Going to an Emergency Shelter
After a radiation emergency, emergency officials may advise you to evacuate to another area to avoid the radioactive plume or other unsafe conditions. Emergency shelters will be available for people who have been told to evacuate. Local authorities will tell you when to go to an emergency shelter, where the shelter is located, and the safest route for travel. They also will tell you if you should go to a community reception center first, before you proceed to the emergency shelter.
- Emergency shelters will be located away from areas with high levels of radiation.
- Local officials will tell you which route to take to avoid radioactive fallout or other hazards.
If you are evacuating to an emergency shelter, the shelter will provide water, food, essential medicines, and basic sanitary facilities. You should bring any medicines and prescriptions that you are taking, important papers, and a change of clothes. Other steps you can take are as follows:
- Plan to take an emergency supply kit with you so you will have the supplies you need. Emergency shelters can involve living with many people in a confined space, which can be difficult.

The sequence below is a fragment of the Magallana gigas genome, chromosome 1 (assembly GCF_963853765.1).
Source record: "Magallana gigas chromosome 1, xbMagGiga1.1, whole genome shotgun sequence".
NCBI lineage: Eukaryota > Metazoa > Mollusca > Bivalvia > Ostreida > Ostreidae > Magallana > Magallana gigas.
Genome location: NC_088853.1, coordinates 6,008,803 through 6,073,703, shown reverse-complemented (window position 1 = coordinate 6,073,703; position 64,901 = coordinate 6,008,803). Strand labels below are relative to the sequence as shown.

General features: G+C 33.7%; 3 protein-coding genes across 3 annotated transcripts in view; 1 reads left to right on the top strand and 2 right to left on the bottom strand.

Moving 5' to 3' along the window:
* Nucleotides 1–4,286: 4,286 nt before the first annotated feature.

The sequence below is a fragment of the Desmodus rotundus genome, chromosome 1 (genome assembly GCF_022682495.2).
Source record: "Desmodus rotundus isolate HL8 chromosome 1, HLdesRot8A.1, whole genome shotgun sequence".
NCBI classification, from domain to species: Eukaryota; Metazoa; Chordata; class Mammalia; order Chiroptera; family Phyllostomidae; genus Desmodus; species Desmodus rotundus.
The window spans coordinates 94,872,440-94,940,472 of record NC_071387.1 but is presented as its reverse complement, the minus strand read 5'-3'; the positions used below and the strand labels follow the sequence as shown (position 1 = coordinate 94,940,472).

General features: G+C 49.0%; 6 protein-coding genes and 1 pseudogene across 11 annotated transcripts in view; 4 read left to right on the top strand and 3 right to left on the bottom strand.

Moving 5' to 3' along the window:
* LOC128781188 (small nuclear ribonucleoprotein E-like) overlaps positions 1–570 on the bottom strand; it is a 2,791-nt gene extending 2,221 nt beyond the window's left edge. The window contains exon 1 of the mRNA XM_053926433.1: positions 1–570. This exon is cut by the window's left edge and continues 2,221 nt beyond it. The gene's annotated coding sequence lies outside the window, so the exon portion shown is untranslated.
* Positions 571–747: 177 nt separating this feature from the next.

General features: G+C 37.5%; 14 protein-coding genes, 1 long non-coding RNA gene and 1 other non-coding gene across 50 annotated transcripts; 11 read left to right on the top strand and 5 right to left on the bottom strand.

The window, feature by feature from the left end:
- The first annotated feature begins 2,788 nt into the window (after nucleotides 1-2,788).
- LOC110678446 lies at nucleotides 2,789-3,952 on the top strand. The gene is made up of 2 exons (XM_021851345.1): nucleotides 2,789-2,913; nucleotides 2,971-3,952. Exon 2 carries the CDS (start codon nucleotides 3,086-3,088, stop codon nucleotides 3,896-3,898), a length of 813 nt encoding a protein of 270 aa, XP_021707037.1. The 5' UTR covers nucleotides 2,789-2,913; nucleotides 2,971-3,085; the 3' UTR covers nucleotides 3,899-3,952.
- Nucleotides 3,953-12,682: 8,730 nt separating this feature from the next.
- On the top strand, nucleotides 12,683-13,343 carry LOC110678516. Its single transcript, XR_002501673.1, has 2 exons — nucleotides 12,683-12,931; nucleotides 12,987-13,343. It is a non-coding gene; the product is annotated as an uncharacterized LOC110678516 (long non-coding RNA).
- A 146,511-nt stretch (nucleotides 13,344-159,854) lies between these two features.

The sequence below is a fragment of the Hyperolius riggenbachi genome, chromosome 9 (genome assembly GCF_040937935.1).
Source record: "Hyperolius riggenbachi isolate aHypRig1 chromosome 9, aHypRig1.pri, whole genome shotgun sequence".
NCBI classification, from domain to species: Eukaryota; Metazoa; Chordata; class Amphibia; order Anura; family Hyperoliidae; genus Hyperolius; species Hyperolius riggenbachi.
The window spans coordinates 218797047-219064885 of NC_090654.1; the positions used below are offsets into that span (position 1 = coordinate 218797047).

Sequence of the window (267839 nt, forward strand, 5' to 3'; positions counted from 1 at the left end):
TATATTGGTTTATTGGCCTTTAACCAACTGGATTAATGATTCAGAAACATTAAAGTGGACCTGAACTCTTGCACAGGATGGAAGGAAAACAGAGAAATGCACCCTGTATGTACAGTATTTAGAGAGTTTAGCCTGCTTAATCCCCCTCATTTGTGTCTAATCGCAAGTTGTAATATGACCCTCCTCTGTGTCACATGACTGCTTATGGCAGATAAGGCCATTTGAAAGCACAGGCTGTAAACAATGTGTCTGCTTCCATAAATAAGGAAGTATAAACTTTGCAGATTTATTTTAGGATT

- Make a plan and prepare an emergency kit for your pets. Find out if your emergency shelter will accept pets. Typically, when shelters accommodate pets, the pets are housed in a separate area from people.
- Follow safety precautions when using public transportation to evacuate. If you have to travel away from your community to evacuate, follow safety precautions for travelersto protect yourself and others from COVID-19.
- Try to deal with the emergency calmly and confidently to help children cope.
Locating Family or Friends
The American Red Cross has developed a website to let people within a disaster area tell their friends and loved ones outside of the affected region about their well-being.
For more information on locating family or friends after a disaster, visit https://emergency.cdc.gov/preparedness/plan/.
For more information about planning for and going to an emergency shelter, visit FEMA’s ready.gov website.